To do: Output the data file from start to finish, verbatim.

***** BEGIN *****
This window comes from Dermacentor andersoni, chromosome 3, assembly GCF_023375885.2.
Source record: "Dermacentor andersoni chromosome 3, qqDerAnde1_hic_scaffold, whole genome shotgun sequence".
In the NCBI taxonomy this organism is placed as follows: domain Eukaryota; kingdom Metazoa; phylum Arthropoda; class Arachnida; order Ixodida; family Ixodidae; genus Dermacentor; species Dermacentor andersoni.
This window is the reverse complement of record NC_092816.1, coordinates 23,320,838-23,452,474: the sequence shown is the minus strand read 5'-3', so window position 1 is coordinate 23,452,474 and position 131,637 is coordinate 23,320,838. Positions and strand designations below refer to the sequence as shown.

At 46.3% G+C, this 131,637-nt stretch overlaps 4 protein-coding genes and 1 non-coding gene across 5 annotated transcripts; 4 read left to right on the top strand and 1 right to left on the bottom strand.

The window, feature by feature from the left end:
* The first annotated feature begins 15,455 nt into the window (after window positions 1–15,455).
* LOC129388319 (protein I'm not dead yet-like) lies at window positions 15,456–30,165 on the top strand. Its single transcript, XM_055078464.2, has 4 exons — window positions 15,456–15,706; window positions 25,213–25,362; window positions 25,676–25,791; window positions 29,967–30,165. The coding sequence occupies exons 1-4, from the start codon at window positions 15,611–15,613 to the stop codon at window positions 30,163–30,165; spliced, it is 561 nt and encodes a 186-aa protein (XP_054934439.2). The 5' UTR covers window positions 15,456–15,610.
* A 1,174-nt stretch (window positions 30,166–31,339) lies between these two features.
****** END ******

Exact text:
This window comes from Dermacentor andersoni, chromosome 3, assembly GCF_023375885.2.
Source record: "Dermacentor andersoni chromosome 3, qqDerAnde1_hic_scaffold, whole genome shotgun sequence".
In the NCBI taxonomy this organism is placed as follows: domain Eukaryota; kingdom Metazoa; phylum Arthropoda; class Arachnida; order Ixodida; family Ixodidae; genus Dermacentor; species Dermacentor andersoni.
This window is the reverse complement of record NC_092816.1, coordinates 23,320,838-23,452,474: the sequence shown is the minus strand read 5'-3', so window position 1 is coordinate 23,452,474 and position 131,637 is coordinate 23,320,838. Positions and strand designations below refer to the sequence as shown.

At 46.3% G+C, this 131,637-nt stretch overlaps 4 protein-coding genes and 1 non-coding gene across 5 annotated transcripts; 4 read left to right on the top strand and 1 right to left on the bottom strand.

The window, feature by feature from the left end:
* The first annotated feature begins 15,455 nt into the window (after window positions 1–15,455).
* LOC129388319 (protein I'm not dead yet-like) lies at window positions 15,456–30,165 on the top strand. Its single transcript, XM_055078464.2, has 4 exons — window positions 15,456–15,706; window positions 25,213–25,362; window positions 25,676–25,791; window positions 29,967–30,165. The coding sequence occupies exons 1-4, from the start codon at window positions 15,611–15,613 to the stop codon at window positions 30,163–30,165; spliced, it is 561 nt and encodes a 186-aa protein (XP_054934439.2). The 5' UTR covers window positions 15,456–15,610.
* A 1,174-nt stretch (window positions 30,166–31,339) lies between these two features.